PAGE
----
There are three fundamental things that any business must have to be a success – an idea, the right people and the necessary resources to make it happen. The most important resource of all is cash, with access to finance remaining the top issue for business founders.
Unless you are one of the lucky few that has enough cash to get your business off the ground without having to turn to others for help, you’ll need to be aware of what investors are typically interested in and what is likely to turn them off.
Below are five key tips to make your pitch as strong as it can be.
(1) Be clear on what you need
Investment can take many forms. It could be a grant, a form of debt or equity. All have very different characteristics and attributes. The clearer you are about the type of finance you want, and are able to articulate why, the better placed you will be.
Given that some forms of finance are repayable over a set period (such as the traditional bank loan), this will have consequences for your growth strategy and cash flow projections compared to an alternative form of finance that is not repayable, such as a government grant or standard equity shares.
If you appear unclear on what form of finance you’re looking for it will make you and your business proposition appear less credible.
(2) Talk the same language as “The Money”
Ultimately all investors start from the same position – can I recover my investment and make a sufficient return?
This equally applies to banks, angel investors or venture capitalists.
How investors judge whether they will recover their cash and make a sufficient return differs wildly depending on the risk that they are taking. Shareholders will want a much larger return on their cash than lenders, as they are taking a greater gamble.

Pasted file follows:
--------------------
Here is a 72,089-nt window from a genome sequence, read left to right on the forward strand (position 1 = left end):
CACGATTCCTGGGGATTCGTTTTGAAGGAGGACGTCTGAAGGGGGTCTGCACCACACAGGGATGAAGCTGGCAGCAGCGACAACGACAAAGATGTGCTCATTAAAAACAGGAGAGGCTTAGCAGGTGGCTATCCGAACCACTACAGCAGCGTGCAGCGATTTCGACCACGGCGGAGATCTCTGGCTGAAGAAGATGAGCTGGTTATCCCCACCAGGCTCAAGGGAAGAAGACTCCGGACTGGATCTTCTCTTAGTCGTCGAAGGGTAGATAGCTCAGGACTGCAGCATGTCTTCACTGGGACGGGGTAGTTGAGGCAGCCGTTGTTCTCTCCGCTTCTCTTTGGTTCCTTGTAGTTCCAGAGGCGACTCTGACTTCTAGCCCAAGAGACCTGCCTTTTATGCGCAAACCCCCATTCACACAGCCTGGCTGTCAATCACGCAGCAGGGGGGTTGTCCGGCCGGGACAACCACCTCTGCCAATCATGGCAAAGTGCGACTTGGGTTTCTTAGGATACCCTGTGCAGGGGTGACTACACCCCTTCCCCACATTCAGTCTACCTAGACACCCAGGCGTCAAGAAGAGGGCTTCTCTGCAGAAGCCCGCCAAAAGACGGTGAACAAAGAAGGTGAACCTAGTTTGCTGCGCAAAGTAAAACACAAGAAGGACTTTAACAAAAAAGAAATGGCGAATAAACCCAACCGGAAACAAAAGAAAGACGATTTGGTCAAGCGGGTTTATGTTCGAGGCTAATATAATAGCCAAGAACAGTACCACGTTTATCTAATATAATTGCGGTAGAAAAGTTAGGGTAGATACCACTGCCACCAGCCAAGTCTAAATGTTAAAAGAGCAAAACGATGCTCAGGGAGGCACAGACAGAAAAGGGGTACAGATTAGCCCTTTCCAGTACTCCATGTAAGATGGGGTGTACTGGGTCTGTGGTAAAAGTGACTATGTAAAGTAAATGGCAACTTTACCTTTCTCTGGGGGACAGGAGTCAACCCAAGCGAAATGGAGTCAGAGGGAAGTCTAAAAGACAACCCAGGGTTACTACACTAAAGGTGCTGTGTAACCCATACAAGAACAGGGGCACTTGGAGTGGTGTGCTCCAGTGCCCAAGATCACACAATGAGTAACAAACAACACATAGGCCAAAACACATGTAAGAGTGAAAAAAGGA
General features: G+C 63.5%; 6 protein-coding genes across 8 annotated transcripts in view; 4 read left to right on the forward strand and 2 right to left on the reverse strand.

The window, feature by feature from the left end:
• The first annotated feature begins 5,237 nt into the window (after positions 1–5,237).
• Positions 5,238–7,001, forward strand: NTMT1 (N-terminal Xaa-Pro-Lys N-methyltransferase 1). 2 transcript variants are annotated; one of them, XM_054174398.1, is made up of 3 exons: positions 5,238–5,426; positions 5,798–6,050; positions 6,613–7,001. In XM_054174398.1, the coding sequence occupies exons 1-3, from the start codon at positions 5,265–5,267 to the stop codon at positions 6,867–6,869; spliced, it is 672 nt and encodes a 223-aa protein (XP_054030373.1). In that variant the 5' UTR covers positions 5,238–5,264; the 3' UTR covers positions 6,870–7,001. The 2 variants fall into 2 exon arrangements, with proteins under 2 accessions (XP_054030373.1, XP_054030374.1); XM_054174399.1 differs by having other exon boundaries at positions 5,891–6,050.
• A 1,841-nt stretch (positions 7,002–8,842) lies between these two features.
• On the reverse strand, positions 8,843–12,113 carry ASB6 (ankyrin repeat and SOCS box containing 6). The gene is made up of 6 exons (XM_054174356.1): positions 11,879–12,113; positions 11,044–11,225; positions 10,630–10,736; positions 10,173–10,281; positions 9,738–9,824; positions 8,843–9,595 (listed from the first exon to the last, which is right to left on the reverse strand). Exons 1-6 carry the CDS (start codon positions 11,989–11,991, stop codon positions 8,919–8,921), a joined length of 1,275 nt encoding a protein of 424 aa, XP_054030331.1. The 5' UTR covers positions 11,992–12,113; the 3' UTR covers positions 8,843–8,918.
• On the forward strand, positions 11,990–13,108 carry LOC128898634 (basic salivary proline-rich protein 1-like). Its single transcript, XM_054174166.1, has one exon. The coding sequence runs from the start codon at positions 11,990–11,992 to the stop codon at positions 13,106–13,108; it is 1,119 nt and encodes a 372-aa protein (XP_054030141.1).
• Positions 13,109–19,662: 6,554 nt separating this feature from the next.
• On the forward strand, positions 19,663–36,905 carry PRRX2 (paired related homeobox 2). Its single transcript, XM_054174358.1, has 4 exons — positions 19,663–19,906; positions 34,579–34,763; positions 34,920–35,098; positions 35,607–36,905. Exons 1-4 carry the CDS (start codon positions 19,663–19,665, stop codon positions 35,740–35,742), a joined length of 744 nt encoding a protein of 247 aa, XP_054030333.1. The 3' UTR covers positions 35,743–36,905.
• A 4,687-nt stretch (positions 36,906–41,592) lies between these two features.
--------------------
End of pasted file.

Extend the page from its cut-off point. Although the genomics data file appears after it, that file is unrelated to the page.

What’s more, startups need to understand that investors’ perception of risk is likely to be different to that of entrepreneurs. This difference of perception often becomes clear during fundraising negotiations. That’s where a relationship can often fall apart before it has even started.
The easiest way for a negotiation to stall is if the founder cannot speak the investor’s language and answer the questions that matter most to them. A broad understanding of phrases such as “interest cover”, “weighted average cost of capital”, “pre-money versus post-money valuation”, “convertible debt “, “shareholders’ agreement” and “pro-rata rights” will help you avoid needlessly losing a potential investor or wrongly turning down a perfectly sound offer. If you’re unclear on any of these phrases, speak to an accountant, as they should be able to assist.
(3) Wow your investors
Always remember, investors are only human (even bank managers!). Everyone is impressed by a glossy pack and a slick presentation from well-dressed people, so it would be crazy not to spend the necessary time to ensure the way you present your idea is as clear and persuasive as possible.
I’m amazed at how many firms that are seeking funding forget that gaining investment is a competitive process. Quite often investors are evaluating several potential investments. It’s inevitable that investors compare these applicants when reaching a decision.
So, avoid submitting the presentation at midnight and don’t forget to review it again the following day. The finer details really do make a difference.
(4) Be aware of SEIS and EIS (if you’re raising equity investment from business angels)
The SEIS scheme has helped over 1,600 startups raise funding. In fact, 86 per cent of angel investors (generally high-net-worth individuals) say that they always invest via the SEIS and EIS tax incentive schemes, with over half stating that they would not have invested at all without these schemes being in place.
Clearly, if these schemes are important to potential investors, they should be important to founders seeking investment.
Founders don’t need to know the detailed mechanics of the schemes – after all, that’s what the tax adviser is for – but they should at least be aware of the schemes and, ideally, seek pre-approval from HMRC so that they can reassure the potential investor that any investment made will qualify for SEIS or EIS.
(5) Keep your investors happy and updated
It’s often the case that an early-stage business will need further funding 12-24 months after the initial raise (if not sooner).
If you have done a great job of keeping your investors well-informed and provided regular progress updates, the chances are they will be open to investing further cash.
You want to avoid having to search for new investors if at all possible. After all, every day dedicated to raising cash is a day that was not spent growing the business.
James Richardson is a director at Metric Accountants.
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